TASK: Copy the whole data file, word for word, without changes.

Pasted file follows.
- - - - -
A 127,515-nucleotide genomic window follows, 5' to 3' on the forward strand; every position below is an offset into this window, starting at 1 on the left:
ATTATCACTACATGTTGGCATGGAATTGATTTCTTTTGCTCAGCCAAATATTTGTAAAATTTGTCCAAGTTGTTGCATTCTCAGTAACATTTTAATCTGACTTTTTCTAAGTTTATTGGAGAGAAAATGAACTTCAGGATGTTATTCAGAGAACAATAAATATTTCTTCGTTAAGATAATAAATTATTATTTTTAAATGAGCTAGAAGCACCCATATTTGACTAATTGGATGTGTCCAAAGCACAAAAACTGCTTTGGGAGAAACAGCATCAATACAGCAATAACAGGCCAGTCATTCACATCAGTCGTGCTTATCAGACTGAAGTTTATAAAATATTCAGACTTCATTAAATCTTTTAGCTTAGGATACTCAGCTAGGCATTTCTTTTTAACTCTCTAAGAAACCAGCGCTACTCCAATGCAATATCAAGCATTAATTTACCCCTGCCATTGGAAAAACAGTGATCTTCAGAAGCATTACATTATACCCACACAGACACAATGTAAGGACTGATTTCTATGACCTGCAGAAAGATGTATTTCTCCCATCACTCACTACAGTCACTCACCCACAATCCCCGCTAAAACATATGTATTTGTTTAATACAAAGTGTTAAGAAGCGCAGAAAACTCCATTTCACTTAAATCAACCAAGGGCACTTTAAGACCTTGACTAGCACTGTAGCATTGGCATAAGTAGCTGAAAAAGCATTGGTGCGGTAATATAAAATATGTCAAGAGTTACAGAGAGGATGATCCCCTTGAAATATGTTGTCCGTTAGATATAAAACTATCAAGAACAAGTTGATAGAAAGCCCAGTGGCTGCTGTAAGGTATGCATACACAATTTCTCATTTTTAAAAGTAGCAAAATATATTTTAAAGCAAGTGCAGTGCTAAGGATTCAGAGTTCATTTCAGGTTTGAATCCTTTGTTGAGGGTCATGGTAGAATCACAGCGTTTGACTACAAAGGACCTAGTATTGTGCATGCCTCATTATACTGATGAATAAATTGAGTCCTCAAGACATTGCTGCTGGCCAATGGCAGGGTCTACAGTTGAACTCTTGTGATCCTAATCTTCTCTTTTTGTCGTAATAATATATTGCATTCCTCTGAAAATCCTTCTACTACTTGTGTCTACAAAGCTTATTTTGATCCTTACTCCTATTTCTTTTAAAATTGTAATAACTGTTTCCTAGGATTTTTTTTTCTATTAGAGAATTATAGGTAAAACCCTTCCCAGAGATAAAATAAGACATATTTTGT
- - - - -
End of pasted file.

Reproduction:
A 127,515-nucleotide genomic window follows, 5' to 3' on the forward strand; every position below is an offset into this window, starting at 1 on the left:
ATTATCACTACATGTTGGCATGGAATTGATTTCTTTTGCTCAGCCAAATATTTGTAAAATTTGTCCAAGTTGTTGCATTCTCAGTAACATTTTAATCTGACTTTTTCTAAGTTTATTGGAGAGAAAATGAACTTCAGGATGTTATTCAGAGAACAATAAATATTTCTTCGTTAAGATAATAAATTATTATTTTTAAATGAGCTAGAAGCACCCATATTTGACTAATTGGATGTGTCCAAAGCACAAAAACTGCTTTGGGAGAAACAGCATCAATACAGCAATAACAGGCCAGTCATTCACATCAGTCGTGCTTATCAGACTGAAGTTTATAAAATATTCAGACTTCATTAAATCTTTTAGCTTAGGATACTCAGCTAGGCATTTCTTTTTAACTCTCTAAGAAACCAGCGCTACTCCAATGCAATATCAAGCATTAATTTACCCCTGCCATTGGAAAAACAGTGATCTTCAGAAGCATTACATTATACCCACACAGACACAATGTAAGGACTGATTTCTATGACCTGCAGAAAGATGTATTTCTCCCATCACTCACTACAGTCACTCACCCACAATCCCCGCTAAAACATATGTATTTGTTTAATACAAAGTGTTAAGAAGCGCAGAAAACTCCATTTCACTTAAATCAACCAAGGGCACTTTAAGACCTTGACTAGCACTGTAGCATTGGCATAAGTAGCTGAAAAAGCATTGGTGCGGTAATATAAAATATGTCAAGAGTTACAGAGAGGATGATCCCCTTGAAATATGTTGTCCGTTAGATATAAAACTATCAAGAACAAGTTGATAGAAAGCCCAGTGGCTGCTGTAAGGTATGCATACACAATTTCTCATTTTTAAAAGTAGCAAAATATATTTTAAAGCAAGTGCAGTGCTAAGGATTCAGAGTTCATTTCAGGTTTGAATCCTTTGTTGAGGGTCATGGTAGAATCACAGCGTTTGACTACAAAGGACCTAGTATTGTGCATGCCTCATTATACTGATGAATAAATTGAGTCCTCAAGACATTGCTGCTGGCCAATGGCAGGGTCTACAGTTGAACTCTTGTGATCCTAATCTTCTCTTTTTGTCGTAATAATATATTGCATTCCTCTGAAAATCCTTCTACTACTTGTGTCTACAAAGCTTATTTTGATCCTTACTCCTATTTCTTTTAAAATTGTAATAACTGTTTCCTAGGATTTTTTTTTCTATTAGAGAATTATAGGTAAAACCCTTCCCAGAGATAAAATAAGACATATTTTGT